How to Sand Drywall

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Getting a great paint or wallpaper finish requires perfectly smooth drywall. Unevenness in the drywall will be carried through to the finished wall, and may even prevent you from installing tile. Learn how to sand drywall and how to control dust and the right techniques for getting a perfectly smooth drywall surface through sanding.

How to Sand Drywall

Sanding is the first step toward achieving a flawless finished drywall surface.

  1. Fill grooves and gouges first. Grooves and gouges in drywall are inevitable, and they should be fixed — but not by sanding. Attempting to sand out a gouge can damage the paper face of the drywall, and will result in an uneven surface.

Instead, fill gouges and groves with joint compound and a putty knife. It may take several coats, delaying your process as you wait for the joint compound to set, but the results are worth it.

  1. Manage dust. Sanding drywall generates a lot of very fine dust that hovers in the air and settles on every surface. To make matters worse, it’s difficult to remove. Check the section below for tips on managing dust while sanding drywall.
  2. Choose a sanding tool. See our list below for help deciding what tool best suits your situation.
  3. Pick your grit. Drywall is a very soft material, so it can be effectively smoothed without resorting to aggressively gritted sanding paper. In fact, sanding paper that is too coarse can damage the surface of your drywall.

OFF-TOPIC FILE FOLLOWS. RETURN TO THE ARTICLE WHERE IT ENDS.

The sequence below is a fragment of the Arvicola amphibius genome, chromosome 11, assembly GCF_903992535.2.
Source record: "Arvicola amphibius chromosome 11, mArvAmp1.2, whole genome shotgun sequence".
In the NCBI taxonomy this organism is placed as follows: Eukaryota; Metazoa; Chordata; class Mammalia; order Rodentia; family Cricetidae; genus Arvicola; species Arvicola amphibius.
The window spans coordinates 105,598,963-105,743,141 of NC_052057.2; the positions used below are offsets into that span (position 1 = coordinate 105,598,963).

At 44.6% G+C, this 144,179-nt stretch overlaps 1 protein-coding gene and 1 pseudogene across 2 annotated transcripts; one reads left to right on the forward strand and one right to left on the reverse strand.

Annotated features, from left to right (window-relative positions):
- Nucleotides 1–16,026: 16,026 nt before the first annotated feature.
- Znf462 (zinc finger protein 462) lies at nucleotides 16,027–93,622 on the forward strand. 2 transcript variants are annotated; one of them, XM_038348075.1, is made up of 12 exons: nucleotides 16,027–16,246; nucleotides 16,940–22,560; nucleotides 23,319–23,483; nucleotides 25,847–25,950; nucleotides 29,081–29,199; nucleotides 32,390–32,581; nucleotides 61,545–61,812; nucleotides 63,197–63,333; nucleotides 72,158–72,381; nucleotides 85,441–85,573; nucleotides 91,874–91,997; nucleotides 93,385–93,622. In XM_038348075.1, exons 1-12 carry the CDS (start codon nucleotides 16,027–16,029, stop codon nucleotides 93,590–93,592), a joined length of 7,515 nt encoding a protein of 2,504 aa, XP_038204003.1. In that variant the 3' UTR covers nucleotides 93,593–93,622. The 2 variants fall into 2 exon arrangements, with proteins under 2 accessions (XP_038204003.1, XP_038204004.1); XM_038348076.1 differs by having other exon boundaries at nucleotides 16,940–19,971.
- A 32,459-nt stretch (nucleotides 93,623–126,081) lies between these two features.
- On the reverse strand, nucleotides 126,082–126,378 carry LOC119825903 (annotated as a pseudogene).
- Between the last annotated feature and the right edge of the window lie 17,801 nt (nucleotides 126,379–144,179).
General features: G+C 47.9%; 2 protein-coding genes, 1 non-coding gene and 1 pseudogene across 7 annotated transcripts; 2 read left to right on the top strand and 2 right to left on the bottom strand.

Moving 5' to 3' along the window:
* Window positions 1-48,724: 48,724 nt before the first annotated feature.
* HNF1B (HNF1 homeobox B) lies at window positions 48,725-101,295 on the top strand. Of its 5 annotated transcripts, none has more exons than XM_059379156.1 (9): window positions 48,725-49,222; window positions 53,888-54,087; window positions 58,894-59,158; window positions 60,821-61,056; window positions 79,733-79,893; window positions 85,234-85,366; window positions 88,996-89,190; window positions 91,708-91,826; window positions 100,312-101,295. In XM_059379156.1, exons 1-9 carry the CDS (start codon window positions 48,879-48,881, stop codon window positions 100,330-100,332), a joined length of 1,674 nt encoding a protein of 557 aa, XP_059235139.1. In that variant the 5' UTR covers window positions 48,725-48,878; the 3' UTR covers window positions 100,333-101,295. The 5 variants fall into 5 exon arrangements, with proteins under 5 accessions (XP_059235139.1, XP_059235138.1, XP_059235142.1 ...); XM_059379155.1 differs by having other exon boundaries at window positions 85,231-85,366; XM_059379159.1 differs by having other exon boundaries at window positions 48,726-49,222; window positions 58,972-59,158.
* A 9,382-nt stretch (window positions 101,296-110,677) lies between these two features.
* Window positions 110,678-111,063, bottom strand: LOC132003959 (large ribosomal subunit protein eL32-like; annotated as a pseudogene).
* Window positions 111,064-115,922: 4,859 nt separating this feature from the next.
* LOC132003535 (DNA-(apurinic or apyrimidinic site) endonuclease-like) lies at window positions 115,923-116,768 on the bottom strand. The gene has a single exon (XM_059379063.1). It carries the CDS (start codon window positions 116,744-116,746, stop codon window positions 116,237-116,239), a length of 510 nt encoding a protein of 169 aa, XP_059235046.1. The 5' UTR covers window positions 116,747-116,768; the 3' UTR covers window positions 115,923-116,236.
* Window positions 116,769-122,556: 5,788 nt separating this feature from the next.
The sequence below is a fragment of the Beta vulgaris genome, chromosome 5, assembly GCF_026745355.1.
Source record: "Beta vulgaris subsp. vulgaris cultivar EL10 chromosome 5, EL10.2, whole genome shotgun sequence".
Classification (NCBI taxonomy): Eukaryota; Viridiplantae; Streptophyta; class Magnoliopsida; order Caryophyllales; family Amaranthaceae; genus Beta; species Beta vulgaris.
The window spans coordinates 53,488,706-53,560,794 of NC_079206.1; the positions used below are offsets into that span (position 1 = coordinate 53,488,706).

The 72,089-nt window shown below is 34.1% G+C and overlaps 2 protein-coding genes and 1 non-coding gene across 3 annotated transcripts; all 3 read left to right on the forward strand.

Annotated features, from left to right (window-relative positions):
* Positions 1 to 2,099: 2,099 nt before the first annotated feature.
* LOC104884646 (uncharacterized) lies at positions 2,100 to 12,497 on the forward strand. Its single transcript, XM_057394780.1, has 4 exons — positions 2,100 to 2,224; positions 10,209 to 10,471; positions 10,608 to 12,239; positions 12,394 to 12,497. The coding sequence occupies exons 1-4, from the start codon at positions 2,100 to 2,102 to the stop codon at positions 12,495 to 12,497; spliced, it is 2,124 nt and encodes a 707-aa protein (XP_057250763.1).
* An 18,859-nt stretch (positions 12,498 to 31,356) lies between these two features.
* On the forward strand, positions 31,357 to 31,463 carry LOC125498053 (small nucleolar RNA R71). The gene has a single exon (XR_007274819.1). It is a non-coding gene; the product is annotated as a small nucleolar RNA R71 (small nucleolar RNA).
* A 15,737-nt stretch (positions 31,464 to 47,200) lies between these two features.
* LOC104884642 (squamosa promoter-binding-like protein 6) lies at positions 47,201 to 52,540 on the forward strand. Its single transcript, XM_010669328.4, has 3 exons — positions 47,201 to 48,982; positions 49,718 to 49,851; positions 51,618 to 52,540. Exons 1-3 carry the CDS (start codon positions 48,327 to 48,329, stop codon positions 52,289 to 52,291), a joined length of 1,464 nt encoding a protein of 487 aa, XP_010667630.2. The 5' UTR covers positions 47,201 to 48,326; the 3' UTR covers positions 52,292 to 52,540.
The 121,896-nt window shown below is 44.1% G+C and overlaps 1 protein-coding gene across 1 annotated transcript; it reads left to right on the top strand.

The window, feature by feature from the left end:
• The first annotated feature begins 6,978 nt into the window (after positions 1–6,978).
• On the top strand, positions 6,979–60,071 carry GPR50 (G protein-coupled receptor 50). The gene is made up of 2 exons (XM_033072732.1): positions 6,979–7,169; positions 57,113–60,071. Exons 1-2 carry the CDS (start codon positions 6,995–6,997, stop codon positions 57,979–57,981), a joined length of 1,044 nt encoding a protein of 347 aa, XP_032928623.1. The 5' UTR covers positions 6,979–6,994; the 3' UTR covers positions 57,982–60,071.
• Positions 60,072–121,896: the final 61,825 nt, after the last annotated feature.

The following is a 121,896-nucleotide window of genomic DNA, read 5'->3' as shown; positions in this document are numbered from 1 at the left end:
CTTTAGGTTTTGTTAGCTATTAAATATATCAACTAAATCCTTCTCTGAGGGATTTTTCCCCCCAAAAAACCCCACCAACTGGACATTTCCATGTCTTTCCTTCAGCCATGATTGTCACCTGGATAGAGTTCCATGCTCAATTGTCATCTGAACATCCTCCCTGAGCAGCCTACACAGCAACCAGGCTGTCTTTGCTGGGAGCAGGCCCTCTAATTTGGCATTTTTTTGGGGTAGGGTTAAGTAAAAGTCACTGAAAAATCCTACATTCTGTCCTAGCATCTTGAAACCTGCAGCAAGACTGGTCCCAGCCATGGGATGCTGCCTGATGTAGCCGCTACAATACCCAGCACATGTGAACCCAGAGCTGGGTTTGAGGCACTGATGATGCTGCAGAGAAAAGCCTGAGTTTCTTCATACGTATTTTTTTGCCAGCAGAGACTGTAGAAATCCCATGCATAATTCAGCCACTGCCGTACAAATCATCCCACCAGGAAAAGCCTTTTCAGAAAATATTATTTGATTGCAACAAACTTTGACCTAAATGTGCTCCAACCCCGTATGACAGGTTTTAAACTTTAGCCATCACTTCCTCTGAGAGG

120 or 150-grit sanding paper and sanding sponges are perfect for sanding drywall. These fine-grained sanding tools remove excess material without leaving sanding marks behind.

  1. Attach the paper to the tool. (Hand and pole sanders only.) The sanding surface of a hand or pole sander is essentially a flat board, with clamps on either end to hold sanding paper taut across the board’s surface. Slide the ends of the sandpaper under the clamps. Tighten the clamps, ensuring that the sandpaper is taut and flat against the sanding surface.
  2. Sand strategically. You don’t need to sand the entire surface of your drywall, and in fact, you shouldn’t. Use light pressure to avoid disturbing the drywall’s paper face. Sand along each seam. Sand over the screws.
  3. Check your work. Unless you’re a drywall pro, chances are you missed a few spots in your first pass. Unevenness in the drywall can’t be fixed after the finish is applied, so it’s now or never.

Hold a bright light close to the wall, shining across it horizontally. This will reveal any imperfections remaining in the drywall. Circle these trouble spots with a pencil and revisit them until your surface is perfectly smooth.

  1. Sand again after priming. After your primer has dried, carefully check the surface of the drywall using a bright horizontal light for paper fuzz and other bumps. Sand out these imperfections and re-apply primer to prepare the surface for paint, wallpaper, or tile.

Learn the differences in drywall and sheetrock.

Drywall Sanding Technique

Use the following tips to make sanding drywall easier and more effective.

  • Angle the sander slightly rather than pressing it flat against the wall. Minimizing the amount of contact between the sanding paper and the drywall ensures you won’t remove too much material.
  • Use light to medium pressure. Don’t lean on or push the sander.
  • Change sandpaper frequently. Plan to use one sheet of sandpaper for an average-sized residential wall. When you notice that sanding has become more difficult or slower, that’s a good sign your sanding paper needs to be changed.
  • Don’t scrub. Moving back and forth repeatedly on the same spot can lead to oversanding, which will require repair. Instead, sand in multiple, random directions, approaching the area to be sanded from different angles.
  • Avoid electrical boxes or other openings when using hand and pole sanders. Use a sanding sponge to get smooth edges around openings in your drywall or near electrical boxes.